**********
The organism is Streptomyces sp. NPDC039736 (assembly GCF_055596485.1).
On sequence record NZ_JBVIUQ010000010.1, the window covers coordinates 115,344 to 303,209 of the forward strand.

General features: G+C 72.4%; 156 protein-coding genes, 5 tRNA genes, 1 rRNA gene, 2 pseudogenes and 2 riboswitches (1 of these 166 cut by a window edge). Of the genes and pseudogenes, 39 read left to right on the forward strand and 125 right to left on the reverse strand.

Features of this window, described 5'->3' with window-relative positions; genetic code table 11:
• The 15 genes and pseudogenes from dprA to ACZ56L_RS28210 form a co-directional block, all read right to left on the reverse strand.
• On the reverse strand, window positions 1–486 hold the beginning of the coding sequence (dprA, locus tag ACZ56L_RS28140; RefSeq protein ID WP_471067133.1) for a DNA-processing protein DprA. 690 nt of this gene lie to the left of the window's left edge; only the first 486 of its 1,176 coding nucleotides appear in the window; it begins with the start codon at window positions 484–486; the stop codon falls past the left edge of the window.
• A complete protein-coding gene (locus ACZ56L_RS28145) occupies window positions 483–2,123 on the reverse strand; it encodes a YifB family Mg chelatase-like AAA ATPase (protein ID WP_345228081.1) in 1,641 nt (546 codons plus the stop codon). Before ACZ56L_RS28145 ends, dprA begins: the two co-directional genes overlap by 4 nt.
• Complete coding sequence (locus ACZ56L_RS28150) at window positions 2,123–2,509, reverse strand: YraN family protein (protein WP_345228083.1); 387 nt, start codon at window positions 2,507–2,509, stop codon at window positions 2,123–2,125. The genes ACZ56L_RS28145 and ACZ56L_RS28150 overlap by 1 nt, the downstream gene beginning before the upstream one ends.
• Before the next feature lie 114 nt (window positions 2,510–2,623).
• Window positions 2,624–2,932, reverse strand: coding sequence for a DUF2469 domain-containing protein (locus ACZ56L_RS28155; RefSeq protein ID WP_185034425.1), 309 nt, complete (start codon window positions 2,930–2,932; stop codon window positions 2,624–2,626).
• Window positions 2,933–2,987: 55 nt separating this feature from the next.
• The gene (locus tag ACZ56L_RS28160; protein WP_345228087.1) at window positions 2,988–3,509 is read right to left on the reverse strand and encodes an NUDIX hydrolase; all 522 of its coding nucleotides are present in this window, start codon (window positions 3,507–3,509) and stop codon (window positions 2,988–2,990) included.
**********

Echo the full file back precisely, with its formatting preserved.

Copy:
The organism is Streptomyces sp. NPDC039736 (assembly GCF_055596485.1).
On sequence record NZ_JBVIUQ010000010.1, the window covers coordinates 115,344 to 303,209 of the forward strand.

General features: G+C 72.4%; 156 protein-coding genes, 5 tRNA genes, 1 rRNA gene, 2 pseudogenes and 2 riboswitches (1 of these 166 cut by a window edge). Of the genes and pseudogenes, 39 read left to right on the forward strand and 125 right to left on the reverse strand.

Features of this window, described 5'->3' with window-relative positions; genetic code table 11:
• The 15 genes and pseudogenes from dprA to ACZ56L_RS28210 form a co-directional block, all read right to left on the reverse strand.
• On the reverse strand, window positions 1–486 hold the beginning of the coding sequence (dprA, locus tag ACZ56L_RS28140; RefSeq protein ID WP_471067133.1) for a DNA-processing protein DprA. 690 nt of this gene lie to the left of the window's left edge; only the first 486 of its 1,176 coding nucleotides appear in the window; it begins with the start codon at window positions 484–486; the stop codon falls past the left edge of the window.
• A complete protein-coding gene (locus ACZ56L_RS28145) occupies window positions 483–2,123 on the reverse strand; it encodes a YifB family Mg chelatase-like AAA ATPase (protein ID WP_345228081.1) in 1,641 nt (546 codons plus the stop codon). Before ACZ56L_RS28145 ends, dprA begins: the two co-directional genes overlap by 4 nt.
• Complete coding sequence (locus ACZ56L_RS28150) at window positions 2,123–2,509, reverse strand: YraN family protein (protein WP_345228083.1); 387 nt, start codon at window positions 2,507–2,509, stop codon at window positions 2,123–2,125. The genes ACZ56L_RS28145 and ACZ56L_RS28150 overlap by 1 nt, the downstream gene beginning before the upstream one ends.
• Before the next feature lie 114 nt (window positions 2,510–2,623).
• Window positions 2,624–2,932, reverse strand: coding sequence for a DUF2469 domain-containing protein (locus ACZ56L_RS28155; RefSeq protein ID WP_185034425.1), 309 nt, complete (start codon window positions 2,930–2,932; stop codon window positions 2,624–2,626).
• Window positions 2,933–2,987: 55 nt separating this feature from the next.
• The gene (locus tag ACZ56L_RS28160; protein WP_345228087.1) at window positions 2,988–3,509 is read right to left on the reverse strand and encodes an NUDIX hydrolase; all 522 of its coding nucleotides are present in this window, start codon (window positions 3,507–3,509) and stop codon (window positions 2,988–2,990) included.